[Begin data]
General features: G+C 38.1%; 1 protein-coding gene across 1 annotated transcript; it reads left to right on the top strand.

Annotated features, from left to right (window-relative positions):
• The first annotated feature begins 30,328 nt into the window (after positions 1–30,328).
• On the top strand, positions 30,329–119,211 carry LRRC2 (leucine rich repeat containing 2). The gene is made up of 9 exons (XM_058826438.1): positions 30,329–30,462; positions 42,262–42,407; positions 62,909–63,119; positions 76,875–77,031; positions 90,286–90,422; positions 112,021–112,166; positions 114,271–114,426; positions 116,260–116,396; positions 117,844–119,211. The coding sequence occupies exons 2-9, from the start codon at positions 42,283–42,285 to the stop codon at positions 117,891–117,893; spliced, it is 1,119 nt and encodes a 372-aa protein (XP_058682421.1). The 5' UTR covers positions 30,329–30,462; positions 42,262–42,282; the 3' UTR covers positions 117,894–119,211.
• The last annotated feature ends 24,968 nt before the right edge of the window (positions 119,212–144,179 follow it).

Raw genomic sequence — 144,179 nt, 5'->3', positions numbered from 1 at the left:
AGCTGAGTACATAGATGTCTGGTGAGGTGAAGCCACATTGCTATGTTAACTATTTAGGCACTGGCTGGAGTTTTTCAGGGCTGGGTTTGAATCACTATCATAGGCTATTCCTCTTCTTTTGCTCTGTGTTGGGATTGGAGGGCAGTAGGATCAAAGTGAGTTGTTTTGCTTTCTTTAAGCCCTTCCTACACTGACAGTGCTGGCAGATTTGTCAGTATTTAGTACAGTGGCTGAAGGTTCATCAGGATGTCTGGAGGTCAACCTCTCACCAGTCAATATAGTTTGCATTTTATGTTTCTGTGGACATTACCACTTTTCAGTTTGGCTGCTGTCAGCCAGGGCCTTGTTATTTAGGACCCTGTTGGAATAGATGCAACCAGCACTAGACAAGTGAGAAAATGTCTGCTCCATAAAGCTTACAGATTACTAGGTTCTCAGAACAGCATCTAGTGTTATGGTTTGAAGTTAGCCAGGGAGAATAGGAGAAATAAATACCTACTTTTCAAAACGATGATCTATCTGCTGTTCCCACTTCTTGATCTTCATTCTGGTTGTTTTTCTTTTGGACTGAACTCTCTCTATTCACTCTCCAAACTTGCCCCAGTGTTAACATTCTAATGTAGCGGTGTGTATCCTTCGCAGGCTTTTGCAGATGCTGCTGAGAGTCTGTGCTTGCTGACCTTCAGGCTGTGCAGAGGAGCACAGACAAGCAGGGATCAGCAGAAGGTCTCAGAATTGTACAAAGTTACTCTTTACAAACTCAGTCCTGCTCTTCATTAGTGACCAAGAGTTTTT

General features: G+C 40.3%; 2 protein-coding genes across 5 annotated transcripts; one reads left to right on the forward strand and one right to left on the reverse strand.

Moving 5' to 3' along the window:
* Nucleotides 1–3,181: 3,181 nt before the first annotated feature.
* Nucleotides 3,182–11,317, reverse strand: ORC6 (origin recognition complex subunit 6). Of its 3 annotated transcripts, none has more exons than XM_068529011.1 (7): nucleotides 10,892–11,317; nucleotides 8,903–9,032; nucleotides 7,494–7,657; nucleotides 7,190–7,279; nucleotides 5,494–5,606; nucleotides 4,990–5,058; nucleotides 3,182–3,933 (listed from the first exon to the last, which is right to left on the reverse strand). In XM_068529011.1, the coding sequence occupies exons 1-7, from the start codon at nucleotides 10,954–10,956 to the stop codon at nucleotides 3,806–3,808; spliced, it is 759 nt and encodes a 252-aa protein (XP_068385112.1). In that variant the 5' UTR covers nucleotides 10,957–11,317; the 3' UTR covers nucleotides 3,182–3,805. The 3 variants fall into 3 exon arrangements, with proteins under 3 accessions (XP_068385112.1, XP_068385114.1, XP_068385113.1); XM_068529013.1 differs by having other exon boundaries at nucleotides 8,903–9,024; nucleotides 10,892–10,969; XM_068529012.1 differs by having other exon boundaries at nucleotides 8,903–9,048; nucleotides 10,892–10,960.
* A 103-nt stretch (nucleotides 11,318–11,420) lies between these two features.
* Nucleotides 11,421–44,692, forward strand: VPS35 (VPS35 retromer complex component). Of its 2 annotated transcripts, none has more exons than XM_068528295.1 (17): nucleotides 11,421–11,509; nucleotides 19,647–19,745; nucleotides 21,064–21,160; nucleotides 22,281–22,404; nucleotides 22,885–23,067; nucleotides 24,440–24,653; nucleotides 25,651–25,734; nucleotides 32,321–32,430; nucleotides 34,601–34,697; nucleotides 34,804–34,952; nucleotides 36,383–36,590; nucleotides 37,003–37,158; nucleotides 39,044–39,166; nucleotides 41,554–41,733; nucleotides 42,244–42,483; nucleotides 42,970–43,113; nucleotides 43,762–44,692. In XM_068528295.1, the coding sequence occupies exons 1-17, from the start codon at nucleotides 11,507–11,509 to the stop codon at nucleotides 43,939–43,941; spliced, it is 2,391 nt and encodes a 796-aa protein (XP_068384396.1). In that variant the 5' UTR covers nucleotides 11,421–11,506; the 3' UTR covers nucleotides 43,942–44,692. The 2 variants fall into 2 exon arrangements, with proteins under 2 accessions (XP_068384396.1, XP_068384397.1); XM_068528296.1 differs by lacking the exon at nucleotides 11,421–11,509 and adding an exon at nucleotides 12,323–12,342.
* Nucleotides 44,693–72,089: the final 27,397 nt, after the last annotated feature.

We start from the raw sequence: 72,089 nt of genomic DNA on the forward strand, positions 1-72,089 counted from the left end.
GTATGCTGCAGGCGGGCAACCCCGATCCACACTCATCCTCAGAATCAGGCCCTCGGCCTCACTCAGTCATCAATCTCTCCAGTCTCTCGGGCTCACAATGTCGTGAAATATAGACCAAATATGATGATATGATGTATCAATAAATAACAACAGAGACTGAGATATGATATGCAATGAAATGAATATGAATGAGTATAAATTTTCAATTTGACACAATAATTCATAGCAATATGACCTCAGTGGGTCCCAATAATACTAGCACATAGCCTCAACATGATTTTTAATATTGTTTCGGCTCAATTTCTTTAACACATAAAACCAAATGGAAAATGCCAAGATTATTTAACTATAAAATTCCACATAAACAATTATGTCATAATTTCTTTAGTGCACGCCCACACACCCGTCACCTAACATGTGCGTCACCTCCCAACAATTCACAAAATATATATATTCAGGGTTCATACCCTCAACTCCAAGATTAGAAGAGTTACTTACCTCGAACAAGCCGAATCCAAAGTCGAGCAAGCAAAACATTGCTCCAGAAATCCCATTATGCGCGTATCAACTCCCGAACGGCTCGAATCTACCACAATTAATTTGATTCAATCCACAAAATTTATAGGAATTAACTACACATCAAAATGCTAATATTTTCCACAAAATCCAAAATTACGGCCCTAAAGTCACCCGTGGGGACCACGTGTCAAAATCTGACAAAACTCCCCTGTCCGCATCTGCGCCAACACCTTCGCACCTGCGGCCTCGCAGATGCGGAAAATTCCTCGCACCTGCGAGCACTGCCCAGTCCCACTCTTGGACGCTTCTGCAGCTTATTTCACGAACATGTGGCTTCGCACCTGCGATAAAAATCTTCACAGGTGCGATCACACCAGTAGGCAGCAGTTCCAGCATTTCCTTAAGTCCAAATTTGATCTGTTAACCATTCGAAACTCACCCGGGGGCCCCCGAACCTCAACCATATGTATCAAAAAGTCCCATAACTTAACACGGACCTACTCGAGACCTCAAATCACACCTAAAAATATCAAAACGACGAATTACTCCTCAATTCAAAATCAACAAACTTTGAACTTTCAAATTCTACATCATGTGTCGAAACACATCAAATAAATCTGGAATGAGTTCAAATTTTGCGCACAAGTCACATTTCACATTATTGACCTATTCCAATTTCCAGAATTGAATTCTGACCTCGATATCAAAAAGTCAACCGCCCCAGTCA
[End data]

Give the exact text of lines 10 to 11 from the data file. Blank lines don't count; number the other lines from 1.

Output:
* Nucleotides 1–3,181: 3,181 nt before the first annotated feature.
* Nucleotides 3,182–11,317, reverse strand: ORC6 (origin recognition complex subunit 6). Of its 3 annotated transcripts, none has more exons than XM_068529011.1 (7): nucleotides 10,892–11,317; nucleotides 8,903–9,032; nucleotides 7,494–7,657; nucleotides 7,190–7,279; nucleotides 5,494–5,606; nucleotides 4,990–5,058; nucleotides 3,182–3,933 (listed from the first exon to the last, which is right to left on the reverse strand). In XM_068529011.1, the coding sequence occupies exons 1-7, from the start codon at nucleotides 10,954–10,956 to the stop codon at nucleotides 3,806–3,808; spliced, it is 759 nt and encodes a 252-aa protein (XP_068385112.1). In that variant the 5' UTR covers nucleotides 10,957–11,317; the 3' UTR covers nucleotides 3,182–3,805. The 3 variants fall into 3 exon arrangements, with proteins under 3 accessions (XP_068385112.1, XP_068385114.1, XP_068385113.1); XM_068529013.1 differs by having other exon boundaries at nucleotides 8,903–9,024; nucleotides 10,892–10,969; XM_068529012.1 differs by having other exon boundaries at nucleotides 8,903–9,048; nucleotides 10,892–10,960.